structure (not a poem)
Time is really going turbo on me. It felt like just yesterday I was stuck in what was perhaps the most uncomfortable summer of my life—and now it’s November. My favorite holiday is almost here. My favorite season is a month away. And.. and..I think I’ve mustered up some sort of routine! If time could just chill out for a little while right now, that’d be cool.
As Nicole put it to me yesterday, “Dare I say we both have structure in our lives?!” I think we both made it—finally. Our lives sort of mirrored one another’s for the last five months. I went first. I spent all summer with a backpack, trekking back and forth from Morningside Heights to Chelsea to Greenpoint to Northport. I slept in a different bed each night, worked in a cubicle and wore a tie at a restaurant and lived in libraries, wondering what the hell. I. was. doing. In my head, I mapped out driving routes to Seattle. I wondered if I should have accepted my Peace Corps invitation. I contemplated building a lean-to and writing a very, very long novel about absolutely nothing.
My oh my have times a’ changed (cue Dylan song).
When I moved to Brooklyn, (and freaked the fuck out), and got a job (!), I passed the baton off to Nicole. After finishing her Master’s and oh, just flying to Iceland for a quick vacation with friends and glaciers, she took on the role of what we like to call “the schlepper.” With backpack on, avocados and fig bars in purse, and enough clothes to get through the week, she began her full time 9-5ish job with a super-rich, ancient-old lawyer while living the bed-hopping life. While staying with friends and running around this whole damn city with some quick in-and-outs on the LIRR is often FUN, it’s tiring. And that whole “when will this stop, am I really moving forward?” thing creates anxiety. Lots of it.
All is different now. Nicole just accepted a kickass job at some environmental place doing environmental things with excel spreadsheets and apparently a good-looking boss. (I’ll never really understand what you know and what you do). I’ve moved fulltime to Greatist, where I work on what I love with wonderful people in an incredibly healthy environment. It’s crazy, it’s awesome. We made it.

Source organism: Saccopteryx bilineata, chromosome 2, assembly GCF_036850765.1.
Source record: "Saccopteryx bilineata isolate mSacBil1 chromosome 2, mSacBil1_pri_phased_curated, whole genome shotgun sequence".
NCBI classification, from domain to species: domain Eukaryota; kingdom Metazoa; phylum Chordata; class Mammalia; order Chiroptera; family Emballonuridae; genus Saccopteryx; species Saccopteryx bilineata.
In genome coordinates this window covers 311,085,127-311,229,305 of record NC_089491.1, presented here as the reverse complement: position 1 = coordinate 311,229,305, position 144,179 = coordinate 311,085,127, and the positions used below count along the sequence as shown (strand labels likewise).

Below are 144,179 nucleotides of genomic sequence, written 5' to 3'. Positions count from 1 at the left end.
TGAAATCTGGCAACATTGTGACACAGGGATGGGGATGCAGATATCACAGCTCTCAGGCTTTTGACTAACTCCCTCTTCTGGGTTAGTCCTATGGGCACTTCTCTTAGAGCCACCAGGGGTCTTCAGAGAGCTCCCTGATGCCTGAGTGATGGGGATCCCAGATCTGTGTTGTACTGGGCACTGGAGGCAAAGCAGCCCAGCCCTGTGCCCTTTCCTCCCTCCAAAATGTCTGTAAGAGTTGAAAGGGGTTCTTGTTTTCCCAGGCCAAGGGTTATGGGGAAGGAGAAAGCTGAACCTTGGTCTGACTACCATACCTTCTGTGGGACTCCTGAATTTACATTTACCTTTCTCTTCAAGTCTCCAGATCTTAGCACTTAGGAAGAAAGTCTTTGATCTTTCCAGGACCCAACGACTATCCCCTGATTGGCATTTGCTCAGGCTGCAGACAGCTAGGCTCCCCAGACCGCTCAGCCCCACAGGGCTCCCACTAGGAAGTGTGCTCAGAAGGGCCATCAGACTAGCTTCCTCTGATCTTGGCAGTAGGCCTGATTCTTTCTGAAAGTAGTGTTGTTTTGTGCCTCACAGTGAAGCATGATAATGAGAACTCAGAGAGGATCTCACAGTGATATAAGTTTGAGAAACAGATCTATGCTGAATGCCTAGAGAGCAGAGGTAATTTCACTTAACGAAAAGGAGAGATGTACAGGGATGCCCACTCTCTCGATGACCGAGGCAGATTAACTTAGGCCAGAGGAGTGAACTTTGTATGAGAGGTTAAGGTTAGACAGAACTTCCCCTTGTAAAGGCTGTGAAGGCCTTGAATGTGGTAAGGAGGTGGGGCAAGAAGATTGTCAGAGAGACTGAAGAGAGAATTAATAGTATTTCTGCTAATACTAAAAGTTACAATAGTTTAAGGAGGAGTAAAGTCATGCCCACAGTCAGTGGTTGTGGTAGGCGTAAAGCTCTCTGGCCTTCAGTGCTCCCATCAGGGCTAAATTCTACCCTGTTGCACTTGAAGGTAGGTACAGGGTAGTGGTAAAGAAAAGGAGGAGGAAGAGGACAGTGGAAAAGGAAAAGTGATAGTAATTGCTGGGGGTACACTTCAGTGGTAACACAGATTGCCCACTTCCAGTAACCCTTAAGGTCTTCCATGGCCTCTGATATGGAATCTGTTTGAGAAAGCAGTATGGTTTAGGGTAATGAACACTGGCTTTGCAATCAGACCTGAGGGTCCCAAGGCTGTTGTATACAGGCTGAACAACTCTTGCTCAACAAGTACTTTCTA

Now with having some sense of structure, I can breathe easy. We can laugh at what will always be our lives: kinda funny, kinda weird, and kinda ridiculous. Exhibit A? A month or so ago Nicole warned me that she had to Skype with someone mad early when she was sleeping over. I heard her get up and call Bed from Nepal, an environmental scholar who she found buried deep in a works cited. They talked about farming systems in Chitwan, Dhading, and Gorkha (wait, you’ve never heard of those places?). He offered to sponsor her for her Fulbright application. Fast forward to a week ago, and Nicole met Bed at Port Authority and played tour-guide for his first time EVER in New York City. Here is Bed:
I cant top that one, but I did make a new Peruvian friend who told me all about the time she put a baby shark in her arch nemesis’s suitcase before she flew to France (brilliant). I played in a city-wide startup basketball tournament only to guard a power-house from my high school that was never particularly friendly. I’ve dabbled in squash and lifted weights and wrote “poems” and roasted vegetables and wondered over and over why nobody ever smiles on the subway. I’ve learned how to tweet (#nbd), I know what SEO means and sorta think it’s crazy cool, and I’ve become a Wednesday night regular at a bar, which comes with perks in the form of free tequila shots. (taco tacooo).
And while all this might be one long ramble, I felt compelled to write ever since Nic landed her job. Even though it’s only me writing on here, this will always be our blog. I’ll never forget writing this post when living in a door-less, window-less basement of my friends house in a DC suburb, knowing that I didn’t want to stop writing, that I had to keep going, that it had to take me places. I wanted to document what would come of our lives, what driving aimlessly around the states and moving to manhattan and dc and touring and teaching would amount to. Nic studied Climate and Society at Columbia and has now taken these skills from classroom to office. I went from swing dancing in Denver to writing about salsa. I think we’re both on to something.